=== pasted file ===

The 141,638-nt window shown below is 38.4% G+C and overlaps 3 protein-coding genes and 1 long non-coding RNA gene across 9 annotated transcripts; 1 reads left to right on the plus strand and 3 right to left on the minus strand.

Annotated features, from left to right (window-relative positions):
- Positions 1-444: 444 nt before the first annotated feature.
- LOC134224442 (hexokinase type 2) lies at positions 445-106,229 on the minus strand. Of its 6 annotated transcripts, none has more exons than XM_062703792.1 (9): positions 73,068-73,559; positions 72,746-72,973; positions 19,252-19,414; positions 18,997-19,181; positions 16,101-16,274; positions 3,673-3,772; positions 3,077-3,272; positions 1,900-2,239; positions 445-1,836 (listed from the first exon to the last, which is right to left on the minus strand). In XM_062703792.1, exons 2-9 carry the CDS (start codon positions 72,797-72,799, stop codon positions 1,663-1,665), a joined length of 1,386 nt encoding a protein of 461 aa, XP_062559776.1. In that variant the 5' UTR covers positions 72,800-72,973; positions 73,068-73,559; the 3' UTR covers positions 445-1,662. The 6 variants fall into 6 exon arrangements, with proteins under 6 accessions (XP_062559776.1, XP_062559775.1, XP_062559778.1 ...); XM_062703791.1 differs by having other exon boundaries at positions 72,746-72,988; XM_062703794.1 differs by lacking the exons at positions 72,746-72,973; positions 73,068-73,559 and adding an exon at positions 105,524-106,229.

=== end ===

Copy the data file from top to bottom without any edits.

The 141,638-nt window shown below is 38.4% G+C and overlaps 3 protein-coding genes and 1 long non-coding RNA gene across 9 annotated transcripts; 1 reads left to right on the plus strand and 3 right to left on the minus strand.

Annotated features, from left to right (window-relative positions):
- Positions 1-444: 444 nt before the first annotated feature.
- LOC134224442 (hexokinase type 2) lies at positions 445-106,229 on the minus strand. Of its 6 annotated transcripts, none has more exons than XM_062703792.1 (9): positions 73,068-73,559; positions 72,746-72,973; positions 19,252-19,414; positions 18,997-19,181; positions 16,101-16,274; positions 3,673-3,772; positions 3,077-3,272; positions 1,900-2,239; positions 445-1,836 (listed from the first exon to the last, which is right to left on the minus strand). In XM_062703792.1, exons 2-9 carry the CDS (start codon positions 72,797-72,799, stop codon positions 1,663-1,665), a joined length of 1,386 nt encoding a protein of 461 aa, XP_062559776.1. In that variant the 5' UTR covers positions 72,800-72,973; positions 73,068-73,559; the 3' UTR covers positions 445-1,662. The 6 variants fall into 6 exon arrangements, with proteins under 6 accessions (XP_062559776.1, XP_062559775.1, XP_062559778.1 ...); XM_062703791.1 differs by having other exon boundaries at positions 72,746-72,988; XM_062703794.1 differs by lacking the exons at positions 72,746-72,973; positions 73,068-73,559 and adding an exon at positions 105,524-106,229.